The New International Encyclopædia/Print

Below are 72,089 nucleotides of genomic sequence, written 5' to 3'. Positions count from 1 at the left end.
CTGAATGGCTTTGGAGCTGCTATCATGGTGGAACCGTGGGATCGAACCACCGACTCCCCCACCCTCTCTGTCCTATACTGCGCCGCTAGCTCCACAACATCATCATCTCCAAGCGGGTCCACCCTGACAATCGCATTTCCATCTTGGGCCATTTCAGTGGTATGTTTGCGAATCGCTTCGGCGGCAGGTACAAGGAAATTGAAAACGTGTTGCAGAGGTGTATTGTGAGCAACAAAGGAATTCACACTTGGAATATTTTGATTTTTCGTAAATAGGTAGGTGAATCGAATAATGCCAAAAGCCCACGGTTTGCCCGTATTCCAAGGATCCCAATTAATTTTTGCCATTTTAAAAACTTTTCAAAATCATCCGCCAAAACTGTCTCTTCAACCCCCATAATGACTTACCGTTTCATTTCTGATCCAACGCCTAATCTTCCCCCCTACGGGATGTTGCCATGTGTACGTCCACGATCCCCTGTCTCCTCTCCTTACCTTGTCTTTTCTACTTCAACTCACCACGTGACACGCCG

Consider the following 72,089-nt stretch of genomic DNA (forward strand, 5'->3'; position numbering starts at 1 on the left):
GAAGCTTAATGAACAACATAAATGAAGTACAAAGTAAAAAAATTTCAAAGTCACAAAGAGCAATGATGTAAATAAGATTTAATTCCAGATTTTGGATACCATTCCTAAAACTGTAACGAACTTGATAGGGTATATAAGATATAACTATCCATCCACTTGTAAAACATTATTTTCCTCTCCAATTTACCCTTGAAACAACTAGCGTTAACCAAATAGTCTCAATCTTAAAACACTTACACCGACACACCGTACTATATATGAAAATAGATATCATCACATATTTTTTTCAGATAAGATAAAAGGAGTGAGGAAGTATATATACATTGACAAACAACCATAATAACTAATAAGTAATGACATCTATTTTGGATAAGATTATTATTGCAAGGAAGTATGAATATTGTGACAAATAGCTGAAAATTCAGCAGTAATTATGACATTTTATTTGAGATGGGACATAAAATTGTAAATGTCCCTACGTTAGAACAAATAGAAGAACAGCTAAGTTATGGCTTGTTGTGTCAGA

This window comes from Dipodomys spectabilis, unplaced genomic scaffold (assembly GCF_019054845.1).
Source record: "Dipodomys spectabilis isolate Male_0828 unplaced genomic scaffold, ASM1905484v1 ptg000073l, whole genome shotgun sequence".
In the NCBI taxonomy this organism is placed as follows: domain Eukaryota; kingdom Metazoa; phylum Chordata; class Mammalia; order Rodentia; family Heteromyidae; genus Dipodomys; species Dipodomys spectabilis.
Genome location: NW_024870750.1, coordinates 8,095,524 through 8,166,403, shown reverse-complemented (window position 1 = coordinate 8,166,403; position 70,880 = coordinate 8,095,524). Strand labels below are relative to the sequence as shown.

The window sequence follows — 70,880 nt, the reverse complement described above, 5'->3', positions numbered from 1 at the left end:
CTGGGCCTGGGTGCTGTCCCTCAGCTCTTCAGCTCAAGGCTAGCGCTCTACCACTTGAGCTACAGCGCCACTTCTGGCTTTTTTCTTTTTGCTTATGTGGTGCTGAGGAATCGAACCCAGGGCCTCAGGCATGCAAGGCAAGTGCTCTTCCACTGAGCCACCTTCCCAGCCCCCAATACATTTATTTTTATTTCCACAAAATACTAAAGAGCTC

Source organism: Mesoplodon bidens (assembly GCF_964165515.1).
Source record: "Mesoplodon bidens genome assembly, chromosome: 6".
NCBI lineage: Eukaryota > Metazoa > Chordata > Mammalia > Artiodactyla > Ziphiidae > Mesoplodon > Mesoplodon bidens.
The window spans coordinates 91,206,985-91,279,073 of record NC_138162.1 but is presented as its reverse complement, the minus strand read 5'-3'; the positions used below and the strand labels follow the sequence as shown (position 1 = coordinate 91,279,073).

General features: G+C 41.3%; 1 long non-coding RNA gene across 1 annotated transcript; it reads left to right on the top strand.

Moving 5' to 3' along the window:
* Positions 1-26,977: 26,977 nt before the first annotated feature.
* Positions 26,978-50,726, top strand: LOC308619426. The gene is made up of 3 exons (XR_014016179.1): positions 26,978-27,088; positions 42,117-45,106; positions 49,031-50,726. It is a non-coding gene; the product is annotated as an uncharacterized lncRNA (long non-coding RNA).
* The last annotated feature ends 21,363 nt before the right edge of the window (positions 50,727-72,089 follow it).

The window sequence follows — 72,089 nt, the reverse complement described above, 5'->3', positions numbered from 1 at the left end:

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PRINT (by apheresis, from ME. emprinten, enprinten, to imprint, from OF., Fr. empreinte, imprint, p.p. of empreindre, It. imprimere, to impress, imprint, from Lat. imprimere, inprimere, to impress, from in, in + premere, to press). In the arts, anything which is the result of, or which takes its principal characteristic from, having been printed upon or impressed. The most important use of the term, especially in connection with fine arts, is as being the only proper term for that picture which is produced by taking an impression, as upon paper, from an engraved plate or block. It is much the custom in the United States to speak of such pictures as ‘engravings,’ but this is, of course, erroneous and misleading, and the term ‘print’ is the one which should be used in such cases. The art of printing from an engraved plate is not wholly mechanical, because there are many cases in which the impression taken is not merely a flat transfer from the unmodified, hard surface. Thus, in printing woodcuts, it is customary to use what are called overlays, which are pieces of thin paper cut in peculiar shapes, accommodated to the design engraved upon the block; and these overlays are placed where needed behind the paper upon which the transfer is to be made in such a fashion as to cause certain parts of the printing to be stronger and blacker than others. So in the printing from dry point (q.v.) plates in which that process has been used for the completion of an etching (q.v.) it is quite usual to leave a certain amount of ink upon the surface of the copper plate. As in the Liber Studiorum (q.v.) the plates are etched and also charged with mezzotint or aquatint, so, in prints made by this process, the line work of the draughtsman is completed in a way by the surface work or gradation made by the printer. In ordinary commercial use, the word ‘print’ is used in a special sense, as meaning one of the more ordinary impressions from the block or plate in contradistinction to the proofs of different kinds. See Proof.